Records obtained by the Denton Record-Chronicle show Denton County Precinct 4 Constable Tim Burch traveled to Las Vegas in 2016 with his chief deputy constable, Barry Minoff, who earlier this spring was indicted on first-degree felony charges by a Hood County grand jury for allegedly spending more than $300,000 of a nonprofit’s funds by gambling at casinos.
Burch has been the foremost defender of Minoff since the indictment. He refused to fire Minoff and instead put him on paid administrative leave, with Burch saying he would wait to take any further action until more information became available.
Denton County commissioners instead decided to defund Burch’s chief deputy position from the 2019 county budget, something Burch opposed in Commissioners Court. He has maintained he was unaware of any alleged wrongdoing by Minoff.
County accounting records provided in response to a public records request show Burch and Minoff traveled by plane in February 2016 to Las Vegas, where Minoff reported attending a digital policing summit. They both were reimbursed for their expenses, in the amount of $128 each, the records show.
The batch of documents received showed only Minoff’s conference registration confirmation. Reached by phone Friday, Burch declined to comment on this story.
The trip falls within the time period the Texas Rangers allege Minoff misused money belonging to the North Texas Justices of the Peace and Constables Association, from Jan. 12, 2015, to Sept. 14, 2017. Burch was president of the nonprofit from 2015 to 2017, during which time Minoff was the group’s secretary-treasurer.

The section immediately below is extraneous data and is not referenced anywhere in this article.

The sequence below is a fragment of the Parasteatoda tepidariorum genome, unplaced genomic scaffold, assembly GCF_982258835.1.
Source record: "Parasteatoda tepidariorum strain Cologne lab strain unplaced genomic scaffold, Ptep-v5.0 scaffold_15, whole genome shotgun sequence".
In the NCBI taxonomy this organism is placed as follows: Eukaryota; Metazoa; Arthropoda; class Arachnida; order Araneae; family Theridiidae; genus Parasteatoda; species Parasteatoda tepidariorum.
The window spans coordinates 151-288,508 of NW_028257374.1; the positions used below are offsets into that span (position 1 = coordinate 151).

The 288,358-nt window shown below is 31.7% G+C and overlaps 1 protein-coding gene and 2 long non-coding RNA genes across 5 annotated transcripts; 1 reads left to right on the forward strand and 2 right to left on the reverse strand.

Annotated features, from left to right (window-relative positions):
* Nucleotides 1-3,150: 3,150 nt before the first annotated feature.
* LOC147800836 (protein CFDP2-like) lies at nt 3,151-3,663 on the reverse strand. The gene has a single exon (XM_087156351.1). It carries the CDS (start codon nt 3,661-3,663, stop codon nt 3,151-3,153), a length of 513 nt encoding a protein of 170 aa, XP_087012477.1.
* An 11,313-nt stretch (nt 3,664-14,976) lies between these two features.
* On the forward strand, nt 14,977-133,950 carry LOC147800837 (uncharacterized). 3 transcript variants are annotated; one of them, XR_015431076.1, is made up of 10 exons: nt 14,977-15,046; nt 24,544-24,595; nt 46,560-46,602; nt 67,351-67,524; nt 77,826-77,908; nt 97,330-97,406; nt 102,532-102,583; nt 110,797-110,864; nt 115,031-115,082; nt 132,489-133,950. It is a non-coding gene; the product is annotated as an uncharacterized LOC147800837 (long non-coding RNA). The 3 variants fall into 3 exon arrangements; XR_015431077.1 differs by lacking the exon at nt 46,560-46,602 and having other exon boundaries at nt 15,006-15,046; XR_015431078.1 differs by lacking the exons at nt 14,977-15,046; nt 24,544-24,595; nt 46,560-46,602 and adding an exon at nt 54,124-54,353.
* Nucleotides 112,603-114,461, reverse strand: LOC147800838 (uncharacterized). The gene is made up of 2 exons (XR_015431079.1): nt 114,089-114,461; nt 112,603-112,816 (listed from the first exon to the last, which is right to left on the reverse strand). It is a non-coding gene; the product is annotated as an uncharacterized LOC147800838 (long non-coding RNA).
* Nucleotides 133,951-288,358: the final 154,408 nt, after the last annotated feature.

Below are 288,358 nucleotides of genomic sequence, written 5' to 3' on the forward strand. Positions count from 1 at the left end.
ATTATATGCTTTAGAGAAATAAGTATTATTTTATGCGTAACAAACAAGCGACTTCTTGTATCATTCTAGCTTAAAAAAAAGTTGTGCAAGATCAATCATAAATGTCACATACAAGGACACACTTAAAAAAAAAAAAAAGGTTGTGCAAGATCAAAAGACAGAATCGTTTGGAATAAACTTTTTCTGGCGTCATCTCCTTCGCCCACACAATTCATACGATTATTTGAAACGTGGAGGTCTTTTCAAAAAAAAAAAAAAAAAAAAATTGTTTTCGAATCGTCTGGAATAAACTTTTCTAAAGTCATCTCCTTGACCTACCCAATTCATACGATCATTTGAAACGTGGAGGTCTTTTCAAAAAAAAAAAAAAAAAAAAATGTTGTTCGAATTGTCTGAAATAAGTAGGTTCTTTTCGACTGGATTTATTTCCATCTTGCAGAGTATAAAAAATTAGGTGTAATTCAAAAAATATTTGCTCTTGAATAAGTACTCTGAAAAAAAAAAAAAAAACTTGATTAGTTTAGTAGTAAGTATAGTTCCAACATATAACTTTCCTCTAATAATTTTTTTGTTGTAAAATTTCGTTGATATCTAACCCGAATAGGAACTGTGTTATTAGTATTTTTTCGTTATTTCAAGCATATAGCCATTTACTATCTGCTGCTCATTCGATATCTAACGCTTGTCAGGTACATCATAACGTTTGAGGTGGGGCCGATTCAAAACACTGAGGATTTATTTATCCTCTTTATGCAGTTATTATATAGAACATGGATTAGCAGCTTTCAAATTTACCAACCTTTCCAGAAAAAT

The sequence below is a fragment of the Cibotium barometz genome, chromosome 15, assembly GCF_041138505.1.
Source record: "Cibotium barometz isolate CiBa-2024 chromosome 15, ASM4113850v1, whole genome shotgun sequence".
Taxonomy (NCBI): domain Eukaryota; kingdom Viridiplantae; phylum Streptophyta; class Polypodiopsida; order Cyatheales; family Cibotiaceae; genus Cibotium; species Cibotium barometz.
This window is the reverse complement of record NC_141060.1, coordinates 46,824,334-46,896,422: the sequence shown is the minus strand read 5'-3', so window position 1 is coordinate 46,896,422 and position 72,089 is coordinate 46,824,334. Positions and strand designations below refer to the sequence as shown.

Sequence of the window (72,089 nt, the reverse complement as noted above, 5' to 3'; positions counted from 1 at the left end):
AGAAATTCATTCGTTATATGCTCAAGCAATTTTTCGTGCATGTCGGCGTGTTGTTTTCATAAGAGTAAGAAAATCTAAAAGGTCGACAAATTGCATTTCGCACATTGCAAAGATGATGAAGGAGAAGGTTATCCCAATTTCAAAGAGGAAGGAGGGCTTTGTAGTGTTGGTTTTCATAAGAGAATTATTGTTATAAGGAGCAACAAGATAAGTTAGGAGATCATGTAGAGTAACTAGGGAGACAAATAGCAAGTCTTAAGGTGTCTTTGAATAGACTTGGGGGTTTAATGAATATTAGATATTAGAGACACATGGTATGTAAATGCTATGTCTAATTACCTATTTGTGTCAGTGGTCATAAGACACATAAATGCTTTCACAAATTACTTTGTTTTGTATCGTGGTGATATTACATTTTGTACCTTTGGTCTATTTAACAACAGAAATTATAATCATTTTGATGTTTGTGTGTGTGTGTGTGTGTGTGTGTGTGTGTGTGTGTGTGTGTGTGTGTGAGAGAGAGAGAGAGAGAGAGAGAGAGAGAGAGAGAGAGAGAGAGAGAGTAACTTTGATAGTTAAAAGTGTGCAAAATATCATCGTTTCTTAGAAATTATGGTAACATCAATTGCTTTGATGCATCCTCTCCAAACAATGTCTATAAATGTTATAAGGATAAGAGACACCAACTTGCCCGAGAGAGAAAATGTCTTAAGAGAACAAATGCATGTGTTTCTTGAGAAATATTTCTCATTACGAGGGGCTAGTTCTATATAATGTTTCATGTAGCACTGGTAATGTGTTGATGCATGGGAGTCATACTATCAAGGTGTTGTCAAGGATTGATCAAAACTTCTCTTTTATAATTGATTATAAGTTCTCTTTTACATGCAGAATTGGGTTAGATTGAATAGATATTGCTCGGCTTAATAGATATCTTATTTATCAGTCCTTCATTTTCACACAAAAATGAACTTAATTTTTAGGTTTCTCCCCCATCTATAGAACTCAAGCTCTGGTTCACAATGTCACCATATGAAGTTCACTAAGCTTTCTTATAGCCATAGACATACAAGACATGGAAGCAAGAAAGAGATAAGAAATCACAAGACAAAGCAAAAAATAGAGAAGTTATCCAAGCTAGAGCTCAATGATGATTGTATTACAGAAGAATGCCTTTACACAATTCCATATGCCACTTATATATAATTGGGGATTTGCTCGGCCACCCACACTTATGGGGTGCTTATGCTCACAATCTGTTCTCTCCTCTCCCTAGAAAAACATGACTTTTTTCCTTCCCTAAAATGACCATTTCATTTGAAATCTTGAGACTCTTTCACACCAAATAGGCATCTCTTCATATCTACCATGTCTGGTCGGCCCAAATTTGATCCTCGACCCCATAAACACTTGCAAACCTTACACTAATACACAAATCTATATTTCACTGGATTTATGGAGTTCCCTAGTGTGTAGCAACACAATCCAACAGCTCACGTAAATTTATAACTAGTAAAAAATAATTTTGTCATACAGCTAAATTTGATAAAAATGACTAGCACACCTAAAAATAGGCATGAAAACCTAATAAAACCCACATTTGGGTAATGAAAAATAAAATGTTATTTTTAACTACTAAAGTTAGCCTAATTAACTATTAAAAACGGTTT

In a public Denton County Commissioner’s Court hearing on July 24, Burch told commissioners that two other members — an unidentified constable from Tarrant County and another from Hunt County, Delton Thrasher — also had direct oversight over the organization’s financial accounting. Burch said that as the group’s president, he personally never interacted with Minoff as secretary-treasurer.
He said he never signed off on any transactions, never had access to accounts, nor could he make any deposits.
The nonprofit’s board of directors received a tip in October 2017 that something was askew with one of its checking accounts. Reached by phone Thursday, Thrasher said he and others launched an internal audit. They changed their accounting system’s settings to limit who had access to the accounts. Burch was locked out.
Burch since has taken issue with that action. During the July 24 meeting, he characterized the internal audit — and the Texas Rangers’ investigation — as untruthful.
“I understand what President Trump is talking about now with fake news,” Burch said. Later in his comments, he added, “If you’ve never sat in a funeral for a fallen officer and heard the taps played and realize what the men and woman face out here every day — this is my passion that I don’t feel like statistic data should be used to decrease any law enforcement or public safety division in this country.”
Denton County Commissioner Hugh Coleman took issue with any attempt to shroud the Texas Rangers’ investigation with doubt.
“You need to be quiet until the process is completed,” Coleman said that day. “You don’t question the judiciary, don’t question the legal process. You’re an officer sworn to uphold the Constitution.”
Both Minoff’s attorney, Justin Sparks, and the Hood County district attorney are awaiting the finished results of the Texas Rangers’ investigation. Sparks noted Thursday nothing so far, in neither the indictment nor the investigation’s results, have indicated where the alleged misappropriated funds were used.
“From what I have received, there has been no mention of Burch being involved in any of this,” Sparks said.
The Texas Rangers have not given any additional information to Sparks, and they declined on Thursday to discuss their investigation.